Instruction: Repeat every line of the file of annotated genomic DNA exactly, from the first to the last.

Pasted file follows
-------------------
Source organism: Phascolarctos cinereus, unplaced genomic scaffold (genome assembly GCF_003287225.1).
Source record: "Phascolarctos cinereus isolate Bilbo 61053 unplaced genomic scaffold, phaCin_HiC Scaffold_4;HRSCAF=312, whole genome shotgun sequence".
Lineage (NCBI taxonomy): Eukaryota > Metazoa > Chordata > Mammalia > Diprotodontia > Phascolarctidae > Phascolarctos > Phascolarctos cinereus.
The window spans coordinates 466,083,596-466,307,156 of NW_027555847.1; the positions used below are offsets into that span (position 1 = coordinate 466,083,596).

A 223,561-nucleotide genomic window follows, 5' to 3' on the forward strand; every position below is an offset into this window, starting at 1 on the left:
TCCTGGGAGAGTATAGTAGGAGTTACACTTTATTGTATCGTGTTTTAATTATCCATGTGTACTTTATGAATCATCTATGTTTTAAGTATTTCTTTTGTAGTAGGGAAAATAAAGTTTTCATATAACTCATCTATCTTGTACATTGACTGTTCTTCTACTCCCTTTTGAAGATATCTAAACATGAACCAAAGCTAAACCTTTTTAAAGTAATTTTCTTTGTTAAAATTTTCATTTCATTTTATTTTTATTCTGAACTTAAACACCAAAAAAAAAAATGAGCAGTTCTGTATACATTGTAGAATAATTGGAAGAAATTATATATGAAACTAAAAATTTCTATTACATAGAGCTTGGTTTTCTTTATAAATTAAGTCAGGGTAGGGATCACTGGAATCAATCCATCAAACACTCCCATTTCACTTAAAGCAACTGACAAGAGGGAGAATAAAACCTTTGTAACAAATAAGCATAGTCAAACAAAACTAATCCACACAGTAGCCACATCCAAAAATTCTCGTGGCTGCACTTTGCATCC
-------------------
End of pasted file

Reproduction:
Source organism: Phascolarctos cinereus, unplaced genomic scaffold (genome assembly GCF_003287225.1).
Source record: "Phascolarctos cinereus isolate Bilbo 61053 unplaced genomic scaffold, phaCin_HiC Scaffold_4;HRSCAF=312, whole genome shotgun sequence".
Lineage (NCBI taxonomy): Eukaryota > Metazoa > Chordata > Mammalia > Diprotodontia > Phascolarctidae > Phascolarctos > Phascolarctos cinereus.
The window spans coordinates 466,083,596-466,307,156 of NW_027555847.1; the positions used below are offsets into that span (position 1 = coordinate 466,083,596).

A 223,561-nucleotide genomic window follows, 5' to 3' on the forward strand; every position below is an offset into this window, starting at 1 on the left:
TCCTGGGAGAGTATAGTAGGAGTTACACTTTATTGTATCGTGTTTTAATTATCCATGTGTACTTTATGAATCATCTATGTTTTAAGTATTTCTTTTGTAGTAGGGAAAATAAAGTTTTCATATAACTCATCTATCTTGTACATTGACTGTTCTTCTACTCCCTTTTGAAGATATCTAAACATGAACCAAAGCTAAACCTTTTTAAAGTAATTTTCTTTGTTAAAATTTTCATTTCATTTTATTTTTATTCTGAACTTAAACACCAAAAAAAAAAATGAGCAGTTCTGTATACATTGTAGAATAATTGGAAGAAATTATATATGAAACTAAAAATTTCTATTACATAGAGCTTGGTTTTCTTTATAAATTAAGTCAGGGTAGGGATCACTGGAATCAATCCATCAAACACTCCCATTTCACTTAAAGCAACTGACAAGAGGGAGAATAAAACCTTTGTAACAAATAAGCATAGTCAAACAAAACTAATCCACACAGTAGCCACATCCAAAAATTCTCGTGGCTGCACTTTGCATCC